George Austin Spells, a 71-year-old resident of D.C. Village, died yesterday morning at Washington Hospital Center where he was taken two weeks ago after suffering critical burns from scalding bath water at the city-run nursing home.
His sister, Katheryn Spells Jackson, said yesterday that Spells told her during a recent hospital visit that a D.C. Village nurse had put him in the bathtub of scalding water, where he was found with second- and third-degree burns.
A spokesman for the D.C. Department of Human Services, Charles Seigel, had said earlier that Spells had learned to pull himself out of his wheelchair and lift himself into the tub without anyone seeing him and that he had been admonished for doing so.
But Jackson said yesterday that her wheelchair-bound, mentally incapacitated brother had been "very weak" and that there was "no way he could have put himself in the tub."
D.C. Public Health Commissioner Andrew McBride, who has oversight responsibilities at D.C. Village, said he was unaware of that allegation and that investigators will be asked to look into it.
McBride said the case has been referred to the D.C. police department homicide unit for further investigation, which he called normal procedure.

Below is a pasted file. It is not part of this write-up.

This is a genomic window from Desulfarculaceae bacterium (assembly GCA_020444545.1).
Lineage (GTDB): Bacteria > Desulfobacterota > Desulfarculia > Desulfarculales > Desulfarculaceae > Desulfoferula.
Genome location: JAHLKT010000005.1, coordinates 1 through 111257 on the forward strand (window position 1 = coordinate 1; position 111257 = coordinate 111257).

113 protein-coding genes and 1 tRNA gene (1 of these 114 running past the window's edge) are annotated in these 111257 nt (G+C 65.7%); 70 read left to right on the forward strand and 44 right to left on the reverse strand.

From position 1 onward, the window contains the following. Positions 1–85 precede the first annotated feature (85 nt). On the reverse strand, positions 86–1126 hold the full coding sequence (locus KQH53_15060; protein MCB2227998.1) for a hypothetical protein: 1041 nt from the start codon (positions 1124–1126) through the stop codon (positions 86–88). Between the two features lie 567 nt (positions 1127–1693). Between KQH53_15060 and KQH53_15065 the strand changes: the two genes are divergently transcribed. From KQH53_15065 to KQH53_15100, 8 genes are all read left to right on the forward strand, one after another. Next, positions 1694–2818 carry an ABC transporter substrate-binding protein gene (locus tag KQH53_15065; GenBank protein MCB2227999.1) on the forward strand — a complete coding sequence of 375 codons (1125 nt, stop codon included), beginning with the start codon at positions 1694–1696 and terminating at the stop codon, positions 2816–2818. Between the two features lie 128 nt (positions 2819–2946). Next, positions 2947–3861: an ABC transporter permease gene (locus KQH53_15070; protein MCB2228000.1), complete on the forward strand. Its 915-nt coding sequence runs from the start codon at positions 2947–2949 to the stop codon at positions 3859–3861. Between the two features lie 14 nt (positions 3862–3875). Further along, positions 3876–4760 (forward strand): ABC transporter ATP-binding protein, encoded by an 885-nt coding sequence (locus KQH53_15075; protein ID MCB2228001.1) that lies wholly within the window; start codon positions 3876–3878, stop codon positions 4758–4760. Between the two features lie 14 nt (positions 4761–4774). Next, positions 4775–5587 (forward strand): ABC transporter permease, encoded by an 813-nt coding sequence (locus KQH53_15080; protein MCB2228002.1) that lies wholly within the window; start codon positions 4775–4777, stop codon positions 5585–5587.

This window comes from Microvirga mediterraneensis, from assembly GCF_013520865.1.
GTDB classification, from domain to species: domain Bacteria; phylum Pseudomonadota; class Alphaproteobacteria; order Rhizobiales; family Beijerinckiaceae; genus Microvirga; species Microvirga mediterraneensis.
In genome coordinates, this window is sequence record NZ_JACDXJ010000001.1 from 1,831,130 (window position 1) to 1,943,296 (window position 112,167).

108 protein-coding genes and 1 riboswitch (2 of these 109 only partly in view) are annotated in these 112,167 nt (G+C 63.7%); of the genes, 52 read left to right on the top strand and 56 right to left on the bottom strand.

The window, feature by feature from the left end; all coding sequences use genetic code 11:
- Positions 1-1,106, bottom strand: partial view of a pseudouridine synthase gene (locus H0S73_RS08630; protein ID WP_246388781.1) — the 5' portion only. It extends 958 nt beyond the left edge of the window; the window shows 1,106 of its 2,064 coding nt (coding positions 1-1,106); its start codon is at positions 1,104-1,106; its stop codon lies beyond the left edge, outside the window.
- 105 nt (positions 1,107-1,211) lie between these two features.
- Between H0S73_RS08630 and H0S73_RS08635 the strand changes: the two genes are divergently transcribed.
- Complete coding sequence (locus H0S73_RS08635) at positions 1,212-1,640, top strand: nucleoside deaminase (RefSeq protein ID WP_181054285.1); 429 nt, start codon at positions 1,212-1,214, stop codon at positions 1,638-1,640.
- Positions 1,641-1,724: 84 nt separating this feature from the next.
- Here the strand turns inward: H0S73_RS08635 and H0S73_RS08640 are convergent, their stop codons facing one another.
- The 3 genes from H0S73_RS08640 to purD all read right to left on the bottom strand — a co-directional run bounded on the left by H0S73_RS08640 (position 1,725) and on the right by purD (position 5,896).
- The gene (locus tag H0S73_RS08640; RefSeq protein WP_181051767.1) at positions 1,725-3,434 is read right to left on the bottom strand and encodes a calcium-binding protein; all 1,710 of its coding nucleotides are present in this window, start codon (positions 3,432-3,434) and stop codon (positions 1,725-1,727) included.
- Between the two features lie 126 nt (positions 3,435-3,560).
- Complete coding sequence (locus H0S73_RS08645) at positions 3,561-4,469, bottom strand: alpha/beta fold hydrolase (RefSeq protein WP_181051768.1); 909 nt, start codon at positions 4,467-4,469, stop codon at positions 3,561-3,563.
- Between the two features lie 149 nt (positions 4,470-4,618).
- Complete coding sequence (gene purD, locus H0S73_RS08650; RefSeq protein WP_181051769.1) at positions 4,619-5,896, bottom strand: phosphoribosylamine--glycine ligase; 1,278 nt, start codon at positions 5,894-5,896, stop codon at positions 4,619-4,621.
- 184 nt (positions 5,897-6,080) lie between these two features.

Spells' scalding and death is the second fatal incident at D.C. Village this year that has been investigated. In January, an 86-year-old resident, Wilhelmina Franklin, was found frozen to death on the facility's grounds next to her wheelchair.
Disciplinary action is to be taken soon against staff members in Franklin's death, city officials said.
Staff members did not search for her immediately after the discovery during bed checks that she was not in her room, and she was found at 4 a.m., persons involved in the investigation said at the time of the death.
As a result of the fatal incidents, Human Services Director David Rivers ordered McBride last week to take more direct control of the facility.
Spells worked for a tobacco company for 25 years in North Carolina before Jackson brought him to live with her in Washington in 1965, she said. He moved into D.C. Village a few years ago.
Jackson said she has received no explanation of how her brother was scalded. "My brother suffered; oh, how he suffered," Jackson said. "It seems as though my world has just ended. We were so close."